Mainstream forecasters like the CBO and the Federal Reserve expect slower future growth along all three dimensions. People are having fewer children, and more adults are moving beyond their child-rearing years, so population growth has slowed. Our workforce is aging. Baby boomers are cutting back hours and retiring, and younger workers aren’t fully replacing them, so average working hours will decline. Productivity growth has slowed sharply in recent years, for reasons that are not completely clear. Productivity is notoriously difficult to forecast, but recent weakness has inspired many forecasters to expect only moderate growth in the years to come.
Proponents of President Trump’s economic agenda offer a rosier view. Four prominent Republican economic advisers—John F. Cogan, Glenn Hubbard, John B. Taylor, and Kevin Warsh—recently argued that policy, not just demographic forces, has brought down recent growth. They claim supply-side policy reforms—cutting tax rates, trimming regulation, and reducing unproductive spending—can bring it back up. They argue that encouraging investment, reinvigorating productivity growth, and drawing enough people into the labor force to offset the demographic drag would generate persistent 3 percent growth.
Many analysts doubt such supply-side efforts can get us to 3 percent growth (e.g., here, here, here, and here). Encouraging investment and bringing more people into the labor force could certainly help, but finding a full percentage point of extra growth from supply-side reforms seems like a stretch. Especially if you plan to do it without boosting population growth.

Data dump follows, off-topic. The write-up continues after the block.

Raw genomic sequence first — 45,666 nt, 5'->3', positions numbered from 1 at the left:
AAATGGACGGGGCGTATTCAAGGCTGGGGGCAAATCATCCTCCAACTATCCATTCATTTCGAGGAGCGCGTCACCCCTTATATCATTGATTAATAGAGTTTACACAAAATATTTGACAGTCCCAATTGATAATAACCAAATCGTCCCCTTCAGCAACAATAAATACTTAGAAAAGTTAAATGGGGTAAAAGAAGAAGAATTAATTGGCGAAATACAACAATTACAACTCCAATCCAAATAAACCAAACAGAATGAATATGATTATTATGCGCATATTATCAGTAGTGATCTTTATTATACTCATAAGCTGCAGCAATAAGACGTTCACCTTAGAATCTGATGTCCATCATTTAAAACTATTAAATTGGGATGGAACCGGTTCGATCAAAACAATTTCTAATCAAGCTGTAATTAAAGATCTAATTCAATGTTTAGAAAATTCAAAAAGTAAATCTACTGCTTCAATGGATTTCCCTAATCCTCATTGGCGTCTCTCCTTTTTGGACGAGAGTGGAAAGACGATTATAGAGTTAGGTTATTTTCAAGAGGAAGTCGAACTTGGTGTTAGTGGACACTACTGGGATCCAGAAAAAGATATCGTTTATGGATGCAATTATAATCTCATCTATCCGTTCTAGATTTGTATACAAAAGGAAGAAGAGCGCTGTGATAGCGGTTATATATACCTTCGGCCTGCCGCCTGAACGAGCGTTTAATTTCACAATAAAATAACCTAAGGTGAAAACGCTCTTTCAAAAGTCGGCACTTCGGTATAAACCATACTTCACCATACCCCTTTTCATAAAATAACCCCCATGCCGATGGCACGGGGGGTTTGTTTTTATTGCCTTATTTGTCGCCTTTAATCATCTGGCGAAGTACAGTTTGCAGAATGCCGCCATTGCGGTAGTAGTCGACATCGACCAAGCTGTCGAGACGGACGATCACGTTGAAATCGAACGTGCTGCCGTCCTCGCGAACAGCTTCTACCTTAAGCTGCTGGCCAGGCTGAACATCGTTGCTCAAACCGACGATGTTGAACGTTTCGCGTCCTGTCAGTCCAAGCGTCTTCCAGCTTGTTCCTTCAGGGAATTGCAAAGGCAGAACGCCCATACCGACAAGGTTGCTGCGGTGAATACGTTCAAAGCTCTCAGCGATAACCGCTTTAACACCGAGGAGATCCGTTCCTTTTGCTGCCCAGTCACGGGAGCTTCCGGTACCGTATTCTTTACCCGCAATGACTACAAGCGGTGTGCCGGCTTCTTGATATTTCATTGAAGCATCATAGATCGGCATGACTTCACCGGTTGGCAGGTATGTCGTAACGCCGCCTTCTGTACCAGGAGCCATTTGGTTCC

The most direct supply-side policy would be expanding immigration, especially among working-age adults (reducing our exceptional rates of incarceration could also boost the noninstitutional population). But the Trump administration’s antipathy to immigration, and that of some Republicans in Congress, pushes the other way. Cutting legal immigration in half over the next decade could easily take 0.2 percentage points off future growth (see this nifty interactive tool from ProPublica and Moody’s Analytics). Three percent growth would then be even more of a stretch.
Another group of economists believes that demand-side policies—higher spending and supportive monetary policy—could lift growth above mainstream forecasts.
One trio of economists took a critical look at past efforts to forecast potential GDP growth, a key driver of long-run growth forecasts. They conclude that forecasters, including those at the Federal Reserve and the CBO, have overreacted to temporary economic shocks, overstating potential growth when times are good and understating it when times are bad. We’ve recently had bad times, so forecasters might be underestimating potential GDP almost 10 percent. If so, policies that boost demand could push up growth substantially in coming years. (For a related argument, see here.)
So where does that leave us?
Well, every crystal ball (and glowing orb) is cloudy. We should all be humble about our ability to forecast the economy over the next decade. Scarred by the Great Recession and its aftermath, forecasters may be inadvertently lowballing potential growth. Good luck and good supply- and demand-side policies might deliver more robust growth than they anticipate. But those scars remind us we can’t always count on good policy, and luck sometimes runs bad.
We can hope that luck and good policy lift growth to 3 percent. But it’s prudent to plan for 2 percent, and pray we don’t fall to 1 percent.